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Washington Nationals’ series opener with the Atlanta Braves reportedly postponed as well

We’re apparently going to have to wait a little bit longer for the Nationals’ 2021 campaign to officially start...

Fans Return To Parks Across The Nation On Baseball’s Opening Day Photo by Win McNamee/Getty Images

When he spoke to reporters this afternoon, between 2:30 and 2:47 PM ET, Washington’s GM Mike Rizzo was still hoping the Nationals, whose season-opening series was postponed due to a COVID outbreak on the club’s roster, would open their season with the first of three the club was scheduled to play at home in D.C. against the Atlanta Braves on Monday.

“We are preparing and have been preparing to play Monday,” Rizzo explained. “Now if that happens, we’ll be prepared to play, but again, we’re in discussion with MLB about that.”

Rizzo, however, expressed some concern about the lack of time for the club to prepare after a week away from the field, with four players total who tested positive for COVID-19 and the seven who were placed in quarantine via contact tracing, unavailable should the season get underway for the team this week.

The rest of the club has been closed out of the park since last week, and they haven’t held an organized workout since returning from West Palm Beach, though they were cleared to have pitchers work out one at a time last night and again today.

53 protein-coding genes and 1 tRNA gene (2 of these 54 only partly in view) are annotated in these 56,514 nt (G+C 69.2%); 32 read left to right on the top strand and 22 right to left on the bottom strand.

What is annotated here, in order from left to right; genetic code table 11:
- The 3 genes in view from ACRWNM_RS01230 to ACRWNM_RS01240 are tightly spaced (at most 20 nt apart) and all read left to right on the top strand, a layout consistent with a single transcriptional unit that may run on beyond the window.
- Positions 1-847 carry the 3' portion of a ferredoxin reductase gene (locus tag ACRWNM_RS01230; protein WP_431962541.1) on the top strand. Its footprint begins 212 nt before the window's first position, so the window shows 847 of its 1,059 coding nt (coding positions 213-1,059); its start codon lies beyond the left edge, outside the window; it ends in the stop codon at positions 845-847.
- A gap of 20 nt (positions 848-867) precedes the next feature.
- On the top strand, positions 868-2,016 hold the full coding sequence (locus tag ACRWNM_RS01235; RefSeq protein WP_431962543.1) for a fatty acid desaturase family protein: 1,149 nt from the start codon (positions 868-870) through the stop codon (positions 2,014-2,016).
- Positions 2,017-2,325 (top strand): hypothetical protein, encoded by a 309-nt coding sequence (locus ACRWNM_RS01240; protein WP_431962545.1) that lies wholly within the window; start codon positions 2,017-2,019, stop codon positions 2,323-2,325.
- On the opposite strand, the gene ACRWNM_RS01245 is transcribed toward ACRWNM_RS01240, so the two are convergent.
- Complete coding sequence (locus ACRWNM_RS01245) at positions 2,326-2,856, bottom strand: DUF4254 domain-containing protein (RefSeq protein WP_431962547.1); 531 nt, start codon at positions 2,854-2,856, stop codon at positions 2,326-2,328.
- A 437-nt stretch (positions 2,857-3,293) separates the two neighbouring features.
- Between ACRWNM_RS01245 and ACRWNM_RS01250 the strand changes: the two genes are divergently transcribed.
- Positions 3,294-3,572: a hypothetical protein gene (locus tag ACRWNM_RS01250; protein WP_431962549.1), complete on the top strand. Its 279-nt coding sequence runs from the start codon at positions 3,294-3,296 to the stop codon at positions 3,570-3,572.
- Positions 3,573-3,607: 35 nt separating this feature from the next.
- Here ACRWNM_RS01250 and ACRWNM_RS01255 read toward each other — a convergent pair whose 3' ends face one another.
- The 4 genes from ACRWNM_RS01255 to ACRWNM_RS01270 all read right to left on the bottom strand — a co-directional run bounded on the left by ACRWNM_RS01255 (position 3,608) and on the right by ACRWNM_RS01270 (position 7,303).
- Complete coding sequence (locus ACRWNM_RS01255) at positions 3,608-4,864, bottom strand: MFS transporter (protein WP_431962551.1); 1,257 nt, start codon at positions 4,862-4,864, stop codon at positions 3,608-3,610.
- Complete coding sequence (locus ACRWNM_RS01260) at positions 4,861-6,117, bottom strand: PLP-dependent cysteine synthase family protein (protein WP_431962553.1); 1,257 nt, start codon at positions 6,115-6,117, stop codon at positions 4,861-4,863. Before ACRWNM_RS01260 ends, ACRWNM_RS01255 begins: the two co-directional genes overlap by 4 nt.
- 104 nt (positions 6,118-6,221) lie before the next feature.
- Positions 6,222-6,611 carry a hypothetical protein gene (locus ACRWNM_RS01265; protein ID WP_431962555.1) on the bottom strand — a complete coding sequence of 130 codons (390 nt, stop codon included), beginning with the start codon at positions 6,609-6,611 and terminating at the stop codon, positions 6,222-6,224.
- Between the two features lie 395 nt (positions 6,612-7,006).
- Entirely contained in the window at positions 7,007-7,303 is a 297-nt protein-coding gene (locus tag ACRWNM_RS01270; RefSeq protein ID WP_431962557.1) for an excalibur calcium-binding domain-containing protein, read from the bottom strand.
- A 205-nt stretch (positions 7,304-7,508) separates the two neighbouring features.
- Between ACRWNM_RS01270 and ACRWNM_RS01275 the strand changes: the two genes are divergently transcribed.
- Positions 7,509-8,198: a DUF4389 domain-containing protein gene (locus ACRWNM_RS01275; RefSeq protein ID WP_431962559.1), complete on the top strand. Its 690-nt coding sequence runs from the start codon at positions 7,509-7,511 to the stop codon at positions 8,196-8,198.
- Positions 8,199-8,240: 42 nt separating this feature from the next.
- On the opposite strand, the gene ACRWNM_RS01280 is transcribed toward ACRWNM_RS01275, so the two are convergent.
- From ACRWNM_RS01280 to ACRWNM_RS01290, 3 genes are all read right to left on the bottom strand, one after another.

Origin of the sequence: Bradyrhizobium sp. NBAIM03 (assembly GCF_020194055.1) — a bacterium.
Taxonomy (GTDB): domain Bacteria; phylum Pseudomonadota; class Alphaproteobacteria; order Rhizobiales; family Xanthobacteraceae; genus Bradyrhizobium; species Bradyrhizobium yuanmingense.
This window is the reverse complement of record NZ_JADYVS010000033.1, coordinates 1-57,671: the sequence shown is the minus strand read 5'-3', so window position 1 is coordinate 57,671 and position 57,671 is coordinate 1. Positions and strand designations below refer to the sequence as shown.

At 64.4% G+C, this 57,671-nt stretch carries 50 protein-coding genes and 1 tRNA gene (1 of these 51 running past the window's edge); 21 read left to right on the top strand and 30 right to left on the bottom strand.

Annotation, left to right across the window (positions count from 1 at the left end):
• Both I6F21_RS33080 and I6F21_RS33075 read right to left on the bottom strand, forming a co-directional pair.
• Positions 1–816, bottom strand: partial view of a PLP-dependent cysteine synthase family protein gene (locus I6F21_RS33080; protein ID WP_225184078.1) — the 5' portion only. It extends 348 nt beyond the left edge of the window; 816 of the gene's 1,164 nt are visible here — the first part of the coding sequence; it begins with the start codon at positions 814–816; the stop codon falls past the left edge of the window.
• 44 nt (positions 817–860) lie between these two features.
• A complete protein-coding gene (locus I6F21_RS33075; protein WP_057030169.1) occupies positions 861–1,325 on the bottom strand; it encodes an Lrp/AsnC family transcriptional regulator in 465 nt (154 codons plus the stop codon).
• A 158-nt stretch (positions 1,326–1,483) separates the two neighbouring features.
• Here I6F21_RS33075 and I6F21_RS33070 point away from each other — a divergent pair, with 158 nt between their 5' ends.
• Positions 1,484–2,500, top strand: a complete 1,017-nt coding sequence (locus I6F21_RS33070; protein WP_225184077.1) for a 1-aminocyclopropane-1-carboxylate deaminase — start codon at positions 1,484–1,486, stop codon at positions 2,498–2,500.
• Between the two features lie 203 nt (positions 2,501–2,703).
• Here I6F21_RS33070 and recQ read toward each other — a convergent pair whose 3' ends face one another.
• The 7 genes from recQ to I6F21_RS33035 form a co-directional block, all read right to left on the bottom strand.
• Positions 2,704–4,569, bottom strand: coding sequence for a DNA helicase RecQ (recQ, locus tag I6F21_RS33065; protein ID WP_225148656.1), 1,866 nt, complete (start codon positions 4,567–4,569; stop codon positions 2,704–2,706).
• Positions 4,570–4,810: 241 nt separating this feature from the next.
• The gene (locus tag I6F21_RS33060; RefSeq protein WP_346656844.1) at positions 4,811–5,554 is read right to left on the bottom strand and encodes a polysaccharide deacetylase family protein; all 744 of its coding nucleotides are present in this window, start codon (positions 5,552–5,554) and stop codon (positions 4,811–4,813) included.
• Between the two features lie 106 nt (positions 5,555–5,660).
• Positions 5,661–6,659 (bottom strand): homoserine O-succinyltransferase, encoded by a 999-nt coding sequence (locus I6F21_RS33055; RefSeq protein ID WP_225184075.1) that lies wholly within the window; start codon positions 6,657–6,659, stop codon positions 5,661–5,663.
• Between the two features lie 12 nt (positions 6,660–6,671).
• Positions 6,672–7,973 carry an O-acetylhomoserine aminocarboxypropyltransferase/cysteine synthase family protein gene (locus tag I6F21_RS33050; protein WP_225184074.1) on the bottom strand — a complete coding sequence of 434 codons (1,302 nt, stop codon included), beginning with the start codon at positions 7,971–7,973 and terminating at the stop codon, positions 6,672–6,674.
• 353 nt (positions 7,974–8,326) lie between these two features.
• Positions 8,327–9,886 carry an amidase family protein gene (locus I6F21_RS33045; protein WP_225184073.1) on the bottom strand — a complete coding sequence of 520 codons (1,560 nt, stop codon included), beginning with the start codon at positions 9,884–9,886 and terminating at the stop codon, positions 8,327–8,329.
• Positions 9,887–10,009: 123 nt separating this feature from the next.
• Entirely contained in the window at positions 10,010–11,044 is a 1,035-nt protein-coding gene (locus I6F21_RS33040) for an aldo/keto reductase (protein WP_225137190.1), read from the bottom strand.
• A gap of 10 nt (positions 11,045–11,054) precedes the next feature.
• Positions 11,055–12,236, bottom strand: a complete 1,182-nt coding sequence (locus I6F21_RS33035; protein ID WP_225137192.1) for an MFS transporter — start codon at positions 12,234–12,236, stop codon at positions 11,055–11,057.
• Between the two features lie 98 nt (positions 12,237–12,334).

It appears they’ll have at least another day to potentially get work in.

Multiple reports tonight say that the series opener with their divisional rivals isn’t going to take place tomorrow.

So Rizzo and Co. in the nation’s capital will have to wait at least another day to play the first game of the 2021 campaign, or they’ll have 24 more hours to get ramped back up.

While starting the season soon would leave the Nats’ shorthanded, with 11 players still in quarantine and, obviously, unavailable, (though Rizzo said not everyone now in quarantine was part of their Opening Day roster when the team originally submitted it), missing all of these games early will likely lead to some doubleheaders down the road that aren’t easy on a roster either.

“The 162-[game] season is mapped out for a reason,” Rizzo said Sunday afternoon. “We want to take the long-haul approach, the long-term approach, the big-picture approach, and to throw a rush of doubleheaders into the mix is never a positive thing. But this is about the health of the players, our staff, their families.

“And we need to know that the process and the spreading of this virus is over before we feel good about taking the field.”